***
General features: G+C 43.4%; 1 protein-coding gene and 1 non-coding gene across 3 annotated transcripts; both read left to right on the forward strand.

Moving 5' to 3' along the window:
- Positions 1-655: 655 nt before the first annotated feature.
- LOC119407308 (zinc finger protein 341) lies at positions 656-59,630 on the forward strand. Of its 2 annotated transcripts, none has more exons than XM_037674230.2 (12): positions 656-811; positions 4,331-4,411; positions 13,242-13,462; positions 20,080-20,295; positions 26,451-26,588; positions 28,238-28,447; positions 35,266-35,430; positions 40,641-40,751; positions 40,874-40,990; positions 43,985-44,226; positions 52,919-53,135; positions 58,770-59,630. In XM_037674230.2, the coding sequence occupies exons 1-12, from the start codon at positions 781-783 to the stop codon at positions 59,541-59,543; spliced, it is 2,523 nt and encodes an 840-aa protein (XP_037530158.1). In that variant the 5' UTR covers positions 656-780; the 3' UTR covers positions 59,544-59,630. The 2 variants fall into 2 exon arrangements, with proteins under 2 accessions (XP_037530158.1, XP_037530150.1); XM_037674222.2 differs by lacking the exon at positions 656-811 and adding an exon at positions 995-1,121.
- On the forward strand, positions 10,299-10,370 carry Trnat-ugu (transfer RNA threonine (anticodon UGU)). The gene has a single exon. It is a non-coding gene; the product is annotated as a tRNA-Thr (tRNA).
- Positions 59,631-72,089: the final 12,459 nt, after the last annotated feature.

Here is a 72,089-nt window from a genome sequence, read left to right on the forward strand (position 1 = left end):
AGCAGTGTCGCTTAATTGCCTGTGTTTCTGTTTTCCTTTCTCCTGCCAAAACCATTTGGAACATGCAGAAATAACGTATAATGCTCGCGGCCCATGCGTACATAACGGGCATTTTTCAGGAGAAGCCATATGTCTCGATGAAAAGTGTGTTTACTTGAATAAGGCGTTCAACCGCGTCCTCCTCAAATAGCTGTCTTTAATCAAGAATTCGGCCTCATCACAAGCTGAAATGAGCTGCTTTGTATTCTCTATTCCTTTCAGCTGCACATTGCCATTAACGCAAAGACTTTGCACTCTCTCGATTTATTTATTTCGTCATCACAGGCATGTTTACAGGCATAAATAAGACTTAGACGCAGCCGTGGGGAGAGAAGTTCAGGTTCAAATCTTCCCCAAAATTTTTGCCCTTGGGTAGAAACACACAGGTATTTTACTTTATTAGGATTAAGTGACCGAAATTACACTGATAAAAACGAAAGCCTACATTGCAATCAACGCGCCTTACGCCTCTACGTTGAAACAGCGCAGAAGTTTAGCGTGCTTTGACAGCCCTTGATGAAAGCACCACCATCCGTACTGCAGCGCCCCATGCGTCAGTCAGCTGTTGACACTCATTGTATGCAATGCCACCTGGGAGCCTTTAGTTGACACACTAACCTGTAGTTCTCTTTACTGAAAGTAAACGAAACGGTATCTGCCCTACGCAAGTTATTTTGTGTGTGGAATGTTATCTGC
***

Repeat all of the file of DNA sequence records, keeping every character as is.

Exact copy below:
General features: G+C 43.4%; 1 protein-coding gene and 1 non-coding gene across 3 annotated transcripts; both read left to right on the forward strand.

Moving 5' to 3' along the window:
- Positions 1-655: 655 nt before the first annotated feature.
- LOC119407308 (zinc finger protein 341) lies at positions 656-59,630 on the forward strand. Of its 2 annotated transcripts, none has more exons than XM_037674230.2 (12): positions 656-811; positions 4,331-4,411; positions 13,242-13,462; positions 20,080-20,295; positions 26,451-26,588; positions 28,238-28,447; positions 35,266-35,430; positions 40,641-40,751; positions 40,874-40,990; positions 43,985-44,226; positions 52,919-53,135; positions 58,770-59,630. In XM_037674230.2, the coding sequence occupies exons 1-12, from the start codon at positions 781-783 to the stop codon at positions 59,541-59,543; spliced, it is 2,523 nt and encodes an 840-aa protein (XP_037530158.1). In that variant the 5' UTR covers positions 656-780; the 3' UTR covers positions 59,544-59,630. The 2 variants fall into 2 exon arrangements, with proteins under 2 accessions (XP_037530158.1, XP_037530150.1); XM_037674222.2 differs by lacking the exon at positions 656-811 and adding an exon at positions 995-1,121.
- On the forward strand, positions 10,299-10,370 carry Trnat-ugu (transfer RNA threonine (anticodon UGU)). The gene has a single exon. It is a non-coding gene; the product is annotated as a tRNA-Thr (tRNA).
- Positions 59,631-72,089: the final 12,459 nt, after the last annotated feature.

Here is a 72,089-nt window from a genome sequence, read left to right on the forward strand (position 1 = left end):
AGCAGTGTCGCTTAATTGCCTGTGTTTCTGTTTTCCTTTCTCCTGCCAAAACCATTTGGAACATGCAGAAATAACGTATAATGCTCGCGGCCCATGCGTACATAACGGGCATTTTTCAGGAGAAGCCATATGTCTCGATGAAAAGTGTGTTTACTTGAATAAGGCGTTCAACCGCGTCCTCCTCAAATAGCTGTCTTTAATCAAGAATTCGGCCTCATCACAAGCTGAAATGAGCTGCTTTGTATTCTCTATTCCTTTCAGCTGCACATTGCCATTAACGCAAAGACTTTGCACTCTCTCGATTTATTTATTTCGTCATCACAGGCATGTTTACAGGCATAAATAAGACTTAGACGCAGCCGTGGGGAGAGAAGTTCAGGTTCAAATCTTCCCCAAAATTTTTGCCCTTGGGTAGAAACACACAGGTATTTTACTTTATTAGGATTAAGTGACCGAAATTACACTGATAAAAACGAAAGCCTACATTGCAATCAACGCGCCTTACGCCTCTACGTTGAAACAGCGCAGAAGTTTAGCGTGCTTTGACAGCCCTTGATGAAAGCACCACCATCCGTACTGCAGCGCCCCATGCGTCAGTCAGCTGTTGACACTCATTGTATGCAATGCCACCTGGGAGCCTTTAGTTGACACACTAACCTGTAGTTCTCTTTACTGAAAGTAAACGAAACGGTATCTGCCCTACGCAAGTTATTTTGTGTGTGGAATGTTATCTGC